Favorite Track: "Jupiter (with Mereba & JID feat. EARTHGANG, Jurdan Bryant, Hollywood JB, & Benji.)"
Least Favorite Track: "Oshun (with EARTHGANG & 6LACK feat. Jurdan Bryant)"
Few modern hip hop collectives possess the sheer musical prowess that is present in that of the Atlanta based group Spillage Village. Originating in 2010, Spillage Village was founded by the respective members of EARTHGANG as well as the Atlanta based JID. With a lineup featuring the likes of 6LACK, Mereba, and Benji, just to name a few, it’s easy to see that this collective has its hands on some of the most exciting young names alive within the alternative hip hop sphere. Their previous mixtapes included features from associated acts such as Bas and J. Cole, most of which panned out effectively; moments like “Can’t Call It” from their 2016 tape come to mind. In more ways than one it seems like their back catalog has only led up to this moment; mixtapes that have culminated into a group identity waiting for a revelation. The majority of the lineup seems to be coasting off of recent successes that have brought their names more consistently in the limelight. Revenge of the Dreamers III, DiCaprio 2, Mirrorland, and East Atlanta Love Letter, are just a few of the releases from the last few years that have kept people talking about Spillage Village. Despite this growing notoriety of many Spillage members being the case, their major label debut, Spilligion, seems to be consistently missing something and is easily less than the sum of its parts.
Spilligion is extremely underwritten. Many of the ideas presented on this LP are more than ambitious enough on paper, yet in practice Spillage never truly pushes anything far enough to develop into a moment worth remembering. The skeleton of this album is an interesting experiment: a rag-tag group of Atlanta rappers tackling a conscious gospel hip hop album. However, Spilligion constantly feels as if it’s missing something. On many hip hop collective projects with such long lists of contributors like Dreamville’s Revenge of the Dreamers III, it always seems to become difficult to associate what you’re hearing with a face or a name. Whether you are familiar with the voice you are hearing or not, too many cooks will spoil the broth. With each new tone you lose connection with the last. Personally as I listened to Spilligion, I began to feel less and less like I was hearing a verse from JID, Johnny Venus, or Mereba, and more like I was hearing the combined consciousness of the sum of the collective parts. Take that as you will, but in this degree of separation Spilligion loses its charm and becomes less personal.
With that being said, the fact that this record plays it safe doesn’t necessarily mean it’s unenjoyable. There are plenty of quality moments to pick through here, they just aren’t fleshed out enough to encourage me to return to them. Singable group vocals seem to be a common theme on Spilligion which adds quite a bit to the record's gospel angle. Most of these heavenly choruses are sweet, and very light on the ears. On “Ea’alah (Family)” JID muscles through one of the best vocal performances of his career thus far, and on “PsalmSing” Mereba helps Spillage transform into a choir. Moments like this one where we see the majority of the lineup spiritually straining vocal cords together just to deliver a simple chorus are fun, they are some of the few where Spillage Village possesses discrete identity. They feel like one big christian family on tracks like “Shiva”, it’s sweet but only interesting on impact.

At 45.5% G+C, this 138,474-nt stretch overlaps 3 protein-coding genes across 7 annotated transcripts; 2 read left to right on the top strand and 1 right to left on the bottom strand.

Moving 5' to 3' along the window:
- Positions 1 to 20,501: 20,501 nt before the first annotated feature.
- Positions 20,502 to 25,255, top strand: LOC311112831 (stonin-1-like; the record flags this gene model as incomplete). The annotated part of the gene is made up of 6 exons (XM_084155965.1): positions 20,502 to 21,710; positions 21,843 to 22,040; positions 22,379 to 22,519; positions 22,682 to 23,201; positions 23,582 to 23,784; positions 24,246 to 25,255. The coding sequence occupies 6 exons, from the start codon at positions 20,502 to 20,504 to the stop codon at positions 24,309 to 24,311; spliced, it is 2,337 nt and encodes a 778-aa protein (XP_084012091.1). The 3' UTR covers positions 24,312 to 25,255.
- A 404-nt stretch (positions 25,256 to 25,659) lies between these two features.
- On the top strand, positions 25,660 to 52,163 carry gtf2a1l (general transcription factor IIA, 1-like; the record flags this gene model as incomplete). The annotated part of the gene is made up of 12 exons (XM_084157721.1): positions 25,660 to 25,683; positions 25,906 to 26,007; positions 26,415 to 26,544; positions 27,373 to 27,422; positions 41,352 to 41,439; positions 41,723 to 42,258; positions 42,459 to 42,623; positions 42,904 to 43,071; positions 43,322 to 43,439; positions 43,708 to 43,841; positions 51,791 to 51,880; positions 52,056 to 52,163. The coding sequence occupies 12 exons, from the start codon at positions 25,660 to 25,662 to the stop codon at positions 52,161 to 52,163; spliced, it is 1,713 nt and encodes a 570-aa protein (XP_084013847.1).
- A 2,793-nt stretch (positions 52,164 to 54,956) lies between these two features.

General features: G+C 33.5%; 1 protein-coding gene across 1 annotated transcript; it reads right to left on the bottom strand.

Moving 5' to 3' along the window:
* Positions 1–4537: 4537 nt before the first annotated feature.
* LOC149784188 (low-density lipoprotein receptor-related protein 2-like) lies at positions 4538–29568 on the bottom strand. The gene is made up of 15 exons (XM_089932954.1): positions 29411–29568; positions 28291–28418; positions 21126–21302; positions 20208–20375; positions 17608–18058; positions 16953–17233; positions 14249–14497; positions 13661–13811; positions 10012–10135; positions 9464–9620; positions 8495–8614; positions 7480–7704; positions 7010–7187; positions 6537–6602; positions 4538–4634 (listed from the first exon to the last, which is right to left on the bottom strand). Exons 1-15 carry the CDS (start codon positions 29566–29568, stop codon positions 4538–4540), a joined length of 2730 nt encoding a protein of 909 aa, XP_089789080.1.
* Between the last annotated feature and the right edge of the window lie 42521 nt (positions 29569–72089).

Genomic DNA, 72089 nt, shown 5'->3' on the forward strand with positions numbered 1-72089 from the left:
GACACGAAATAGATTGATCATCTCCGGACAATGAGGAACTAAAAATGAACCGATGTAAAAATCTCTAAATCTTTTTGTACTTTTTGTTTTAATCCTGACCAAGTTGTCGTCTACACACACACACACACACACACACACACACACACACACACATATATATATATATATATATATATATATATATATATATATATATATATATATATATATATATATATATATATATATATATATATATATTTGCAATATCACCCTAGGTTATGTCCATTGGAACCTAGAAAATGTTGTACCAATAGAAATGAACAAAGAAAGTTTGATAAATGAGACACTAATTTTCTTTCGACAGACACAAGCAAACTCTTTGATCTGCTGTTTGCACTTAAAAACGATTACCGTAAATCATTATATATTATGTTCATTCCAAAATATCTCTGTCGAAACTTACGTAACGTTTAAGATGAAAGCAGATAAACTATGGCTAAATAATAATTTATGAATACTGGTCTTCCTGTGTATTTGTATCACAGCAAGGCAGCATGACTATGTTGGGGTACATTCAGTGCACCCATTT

“Judas” sees Spillage in good company as they perform alongside Chance the Rapper to a deconstructed yet convincing Ray Charles interpolation. Unfortunately like many of the other instrumentals here, this one is hard to come to grips with. It’s just bare enough to lack any true form but somehow still feels clustered. It sounds less like something to rap over and more like what the backstage of a concert hall would sound like if all the members of a big band were tuning up at the same time before a show: It simply needs space. The album's final showing is an oddball, but easily my favorite track here. “Jupiter” has nods to indie-folk but is mostly a full embrace of gospel, most importantly it feels fleshed out. It’s a gospel track, it isn’t a gospel/hip hop/R&B/skit, it feels like an intentional embrace of gospel rather than a nod in it’s direction, especially when you consider it’s endearing acoustic instrumental pallette and spotlit group vocals. It easily serves as Spilligion’s most personal moment.
Every time I get through with a listen of Spilligion it feels much shorter than it really was. The lack of standouts that it offers makes the entire album blend together. The bulk of what this album offers is easy to swallow. It sounds fine as is, it just never really strays too far from where it begins. Spilligion has it’s target in its sights, but seems to be too afraid to commit to shooting it. This timidness is what makes the listen so mundane. Listening to this track list from front to back is about as vanilla as an experience can be. It’s sweet, better than nothing, but it’s not something I would consume on a regular basis.